There is nothing in the world like soaring over the plains of Africa in a 4-seater Cessna 172.
The aeroplane is so tiny that it seems to have been made from a packet with instructions labelled 1-2-3 Airfix. There is a large proportion of window to fibreglass, so that each small seat has a view.
The country below is Tanzania, and the Cessna is an elaborate form of taxi. For thousands of miles the land is wild and strange, ranging dramatically from the icy peaks of Mount Kilimanjaro, over lush hilltop fields of the Rift Valley and vast savannah plains of the Serengeti. To the east, mile upon mile of white beaches and coral islands are washed by the waves of the Indian Ocean, and here, in the south, swathing paths of sand rivers cut through tropical woodland. From the precarious vantage point of the Cessna it is possible to make out the lumbering bulk of elephants breaking their way through dense bush and palm tree forests, and sandy coloured shapes in the clearing, probably antelope or gazelle.
Some pilots inspire more faith than others. Flying with the helplessly sexy Pascal at the controls, we were thrown into a downward swoop towards a lone rogue elephant taking an enthusiastic morning river bath, while our pilot grinned round at his cargo to boast, “I could have taken zee ‘airs off izz back!”.
Below is Ruaha National Park, 12,950 square km of high plains and forests, where deep terracotta and flame colours of the earth reflect the heat of the African sun. Massive rock kopjes sweep majestically upwards to form a fine line against the sky, poised above wide expanses of rolling land where distances dissolve in a wash of turning colours, marked with gigantic silhouettes of thousand year old baobab trees.
In all this wilderness there are just a few choices for tourist accommodation; and just one camp on the Mwagusi Sand River, owned and run by a man who camped here as a boy, when there was nowhere to stay at all. Such was the seed for perhaps the most passionately loved safari camp in East Africa, the distant, tiny, sand-pathed and makuti-thatched dream of Chris Fox, the bleached bronzed, skinny-limbed proprietor of Mwagusi Luxury Tented Camp. His barefoot passion for the place is contagious. His charm may be lost on the huge herds of elephants that roam at large, (although at least one many-ton female that he calls Constantine will eat palm seeds from his hands), but those who conquer the distances to come here cannot help but fall in love.
It is six am. and the camp is alive with excited cries. The cook has spotted a pack of African Hunting Dog in the bush. They are on the move, and he has trailed them through the gathering light of dawn. Guests are roused, forsaking their trays of morning tea and biscuits to scramble into vehicles, and in moments we are lurching through the bush, testing the speed of these specially modified machines against the drivers’ knowledge of the bumps.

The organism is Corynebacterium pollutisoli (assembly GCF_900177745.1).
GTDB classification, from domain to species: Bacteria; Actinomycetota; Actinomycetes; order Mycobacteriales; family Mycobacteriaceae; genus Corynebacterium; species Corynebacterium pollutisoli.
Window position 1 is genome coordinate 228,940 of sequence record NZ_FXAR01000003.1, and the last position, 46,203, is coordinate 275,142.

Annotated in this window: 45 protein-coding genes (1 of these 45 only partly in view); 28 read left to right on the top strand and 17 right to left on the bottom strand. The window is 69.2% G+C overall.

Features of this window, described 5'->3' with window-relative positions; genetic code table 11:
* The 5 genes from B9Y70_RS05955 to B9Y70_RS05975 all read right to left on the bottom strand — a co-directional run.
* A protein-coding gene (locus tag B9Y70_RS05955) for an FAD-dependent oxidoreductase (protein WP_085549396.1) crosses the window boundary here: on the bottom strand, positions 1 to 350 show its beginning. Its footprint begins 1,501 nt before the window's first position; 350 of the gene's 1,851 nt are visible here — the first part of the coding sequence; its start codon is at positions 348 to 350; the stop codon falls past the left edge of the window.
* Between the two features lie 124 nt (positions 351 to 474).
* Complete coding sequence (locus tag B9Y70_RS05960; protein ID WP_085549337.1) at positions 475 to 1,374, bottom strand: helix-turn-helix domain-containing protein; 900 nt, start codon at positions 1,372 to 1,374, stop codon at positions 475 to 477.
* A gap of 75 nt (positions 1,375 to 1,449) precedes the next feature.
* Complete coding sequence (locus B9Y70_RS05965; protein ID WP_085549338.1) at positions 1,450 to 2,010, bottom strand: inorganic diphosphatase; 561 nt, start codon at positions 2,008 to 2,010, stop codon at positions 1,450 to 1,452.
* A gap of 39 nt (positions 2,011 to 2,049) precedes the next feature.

Now the atmosphere changes. The vehicles slow to a grumbling crawl, the passengers are silent, and alert. They wend through the trees following hushed radio instructions from Chris, and, finally are faced by the pack. Twelve barrel-bellied panting bodies are arrayed in a circle on the sandy earth, each marked with fine khaki camouflage. It is breakfast time. The dogs begin to stand, each moving a few yards forward, then settling back in the dust. Chris is ahead of them, predicting their direction into an open clearing, and sure enough they began to assemble in that sunlit arena, watching for possible prey.
Before long the dogs’ attention is diverted by a scuffling in the trees and two blissfully fat, short-legged, helplessly unaware warthog saunter into view. Never has a plump pig run so fast as the one that got away, disappearing in the distance followed by a cloud of dust and half a pack of hunting dog, one chasing, one flanking, one following up the rear. The dogs were running lazily, teasingly, seemingly just stretching their legs, before wheeling back to torment the fatter warthog mate who stayed. Surrounded by dogs, the betusked piggy in the middle puffed up his shoulders, feigning formidable bravado. He tottered to and fro, the dogs edged forward, until one made the run and the warthog floundered, he darted a yard, and, in a puff of dust, vanished down a hole. Occasionally his snout would poke skywards, only to be sharply withdrawn. But the watchers didn’t wait to witness the denouement. It was breakfast time in the cool shade of camp and the hunting dogs, so rarely outwitted, sank back into a heat-sodden torpor.
So starts the day in the wild distances of Ruaha, where each day the diverse wildlife forms and follows its own pattern of life. Safaris here are superbly rewarding, far from the crowds and the minibuses of the northern parks, with a very special camp atmosphere that make each stay your own.